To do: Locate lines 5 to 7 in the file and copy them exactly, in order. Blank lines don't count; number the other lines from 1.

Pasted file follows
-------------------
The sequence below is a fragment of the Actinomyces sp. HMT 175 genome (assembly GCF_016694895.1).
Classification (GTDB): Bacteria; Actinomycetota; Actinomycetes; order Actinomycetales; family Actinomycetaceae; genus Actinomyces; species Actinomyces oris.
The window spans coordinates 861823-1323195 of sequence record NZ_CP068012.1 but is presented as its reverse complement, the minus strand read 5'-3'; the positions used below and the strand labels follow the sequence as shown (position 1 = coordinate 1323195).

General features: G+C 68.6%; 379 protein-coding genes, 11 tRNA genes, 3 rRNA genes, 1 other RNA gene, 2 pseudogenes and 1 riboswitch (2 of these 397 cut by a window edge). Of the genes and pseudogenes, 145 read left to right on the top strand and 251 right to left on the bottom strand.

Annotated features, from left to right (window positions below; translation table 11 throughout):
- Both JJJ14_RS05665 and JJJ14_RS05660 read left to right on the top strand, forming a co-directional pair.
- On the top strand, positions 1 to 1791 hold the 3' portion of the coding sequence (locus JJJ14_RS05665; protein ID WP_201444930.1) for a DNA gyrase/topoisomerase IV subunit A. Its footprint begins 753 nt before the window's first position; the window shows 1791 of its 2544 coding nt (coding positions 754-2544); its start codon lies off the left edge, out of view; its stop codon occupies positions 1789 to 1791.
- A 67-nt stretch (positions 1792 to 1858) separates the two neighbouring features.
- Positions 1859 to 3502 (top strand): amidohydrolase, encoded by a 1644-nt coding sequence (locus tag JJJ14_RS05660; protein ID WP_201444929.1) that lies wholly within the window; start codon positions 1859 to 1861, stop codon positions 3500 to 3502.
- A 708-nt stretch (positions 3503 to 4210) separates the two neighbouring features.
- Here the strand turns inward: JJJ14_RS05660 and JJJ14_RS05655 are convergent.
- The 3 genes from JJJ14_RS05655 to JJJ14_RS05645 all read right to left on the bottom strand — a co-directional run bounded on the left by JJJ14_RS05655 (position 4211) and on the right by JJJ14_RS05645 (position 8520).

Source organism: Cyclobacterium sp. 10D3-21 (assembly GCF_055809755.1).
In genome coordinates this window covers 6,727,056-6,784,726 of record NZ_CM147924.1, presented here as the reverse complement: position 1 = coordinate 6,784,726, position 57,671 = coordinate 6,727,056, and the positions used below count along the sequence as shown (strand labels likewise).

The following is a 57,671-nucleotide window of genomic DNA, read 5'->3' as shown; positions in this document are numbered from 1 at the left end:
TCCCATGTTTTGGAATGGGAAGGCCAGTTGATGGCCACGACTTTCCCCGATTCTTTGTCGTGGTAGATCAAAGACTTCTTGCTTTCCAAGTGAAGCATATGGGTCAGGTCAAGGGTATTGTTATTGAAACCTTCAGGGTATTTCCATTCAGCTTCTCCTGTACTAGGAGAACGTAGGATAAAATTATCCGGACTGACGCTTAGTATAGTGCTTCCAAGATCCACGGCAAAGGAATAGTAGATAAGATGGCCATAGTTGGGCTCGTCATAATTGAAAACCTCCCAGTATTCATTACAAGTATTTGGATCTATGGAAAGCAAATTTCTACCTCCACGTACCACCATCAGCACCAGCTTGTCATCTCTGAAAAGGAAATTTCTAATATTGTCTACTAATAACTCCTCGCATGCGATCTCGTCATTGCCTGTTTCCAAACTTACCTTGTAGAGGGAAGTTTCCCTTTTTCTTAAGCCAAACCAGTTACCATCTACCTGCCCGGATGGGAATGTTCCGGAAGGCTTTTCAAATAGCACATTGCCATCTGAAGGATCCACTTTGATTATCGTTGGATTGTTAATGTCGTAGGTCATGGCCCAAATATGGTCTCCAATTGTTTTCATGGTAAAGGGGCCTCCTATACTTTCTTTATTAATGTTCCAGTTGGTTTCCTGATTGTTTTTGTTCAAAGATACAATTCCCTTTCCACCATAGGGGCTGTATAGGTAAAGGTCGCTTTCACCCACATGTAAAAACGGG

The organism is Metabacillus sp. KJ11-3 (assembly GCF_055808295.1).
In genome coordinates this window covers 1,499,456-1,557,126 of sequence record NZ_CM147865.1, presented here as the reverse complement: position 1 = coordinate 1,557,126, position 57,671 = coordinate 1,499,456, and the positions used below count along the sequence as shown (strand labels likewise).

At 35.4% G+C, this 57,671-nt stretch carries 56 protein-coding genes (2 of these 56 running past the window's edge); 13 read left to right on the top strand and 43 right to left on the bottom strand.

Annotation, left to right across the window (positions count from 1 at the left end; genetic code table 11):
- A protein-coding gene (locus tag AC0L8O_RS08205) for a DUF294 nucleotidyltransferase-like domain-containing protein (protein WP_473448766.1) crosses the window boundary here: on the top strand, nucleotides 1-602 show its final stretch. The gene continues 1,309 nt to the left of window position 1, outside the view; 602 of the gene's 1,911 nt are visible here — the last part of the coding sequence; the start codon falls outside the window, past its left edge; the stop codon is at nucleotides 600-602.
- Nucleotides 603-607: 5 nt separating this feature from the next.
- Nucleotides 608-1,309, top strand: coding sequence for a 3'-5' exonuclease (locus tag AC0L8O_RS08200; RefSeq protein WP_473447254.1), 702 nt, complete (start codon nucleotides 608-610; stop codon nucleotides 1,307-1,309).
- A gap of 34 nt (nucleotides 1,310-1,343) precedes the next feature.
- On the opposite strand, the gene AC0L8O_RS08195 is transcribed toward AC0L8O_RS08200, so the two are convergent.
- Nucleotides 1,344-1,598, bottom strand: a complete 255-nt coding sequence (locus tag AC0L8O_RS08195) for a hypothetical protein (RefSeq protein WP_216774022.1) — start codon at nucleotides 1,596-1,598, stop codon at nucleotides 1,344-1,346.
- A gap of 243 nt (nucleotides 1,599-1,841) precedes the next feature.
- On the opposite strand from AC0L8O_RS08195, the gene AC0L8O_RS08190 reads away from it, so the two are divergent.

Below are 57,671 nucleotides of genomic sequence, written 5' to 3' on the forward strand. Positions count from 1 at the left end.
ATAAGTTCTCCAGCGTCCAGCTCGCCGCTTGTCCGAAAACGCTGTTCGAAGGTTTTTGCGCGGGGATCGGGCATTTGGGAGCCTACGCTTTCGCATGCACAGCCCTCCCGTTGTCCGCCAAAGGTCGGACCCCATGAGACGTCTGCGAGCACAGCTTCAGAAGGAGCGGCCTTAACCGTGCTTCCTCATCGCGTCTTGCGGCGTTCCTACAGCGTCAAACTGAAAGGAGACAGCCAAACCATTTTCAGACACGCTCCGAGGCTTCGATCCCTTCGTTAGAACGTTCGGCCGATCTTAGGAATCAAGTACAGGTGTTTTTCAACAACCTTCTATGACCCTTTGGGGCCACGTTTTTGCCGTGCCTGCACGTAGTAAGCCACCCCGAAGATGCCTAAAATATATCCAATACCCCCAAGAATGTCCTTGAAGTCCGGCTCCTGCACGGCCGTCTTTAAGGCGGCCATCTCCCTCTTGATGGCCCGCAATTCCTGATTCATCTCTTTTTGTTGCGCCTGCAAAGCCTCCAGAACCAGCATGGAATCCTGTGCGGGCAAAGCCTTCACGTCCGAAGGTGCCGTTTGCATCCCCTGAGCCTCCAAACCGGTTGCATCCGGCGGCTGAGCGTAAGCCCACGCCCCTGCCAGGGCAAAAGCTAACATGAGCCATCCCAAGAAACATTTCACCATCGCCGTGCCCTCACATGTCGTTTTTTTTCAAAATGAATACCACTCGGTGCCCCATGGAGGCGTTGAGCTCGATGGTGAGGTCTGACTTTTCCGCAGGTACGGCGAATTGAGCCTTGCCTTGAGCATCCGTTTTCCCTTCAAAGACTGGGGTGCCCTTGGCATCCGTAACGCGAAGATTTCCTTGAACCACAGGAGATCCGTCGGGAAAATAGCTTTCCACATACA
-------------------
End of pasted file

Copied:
Annotated features, from left to right (window positions below; translation table 11 throughout):
- Both JJJ14_RS05665 and JJJ14_RS05660 read left to right on the top strand, forming a co-directional pair.
- On the top strand, positions 1 to 1791 hold the 3' portion of the coding sequence (locus JJJ14_RS05665; protein ID WP_201444930.1) for a DNA gyrase/topoisomerase IV subunit A. Its footprint begins 753 nt before the window's first position; the window shows 1791 of its 2544 coding nt (coding positions 754-2544); its start codon lies off the left edge, out of view; its stop codon occupies positions 1789 to 1791.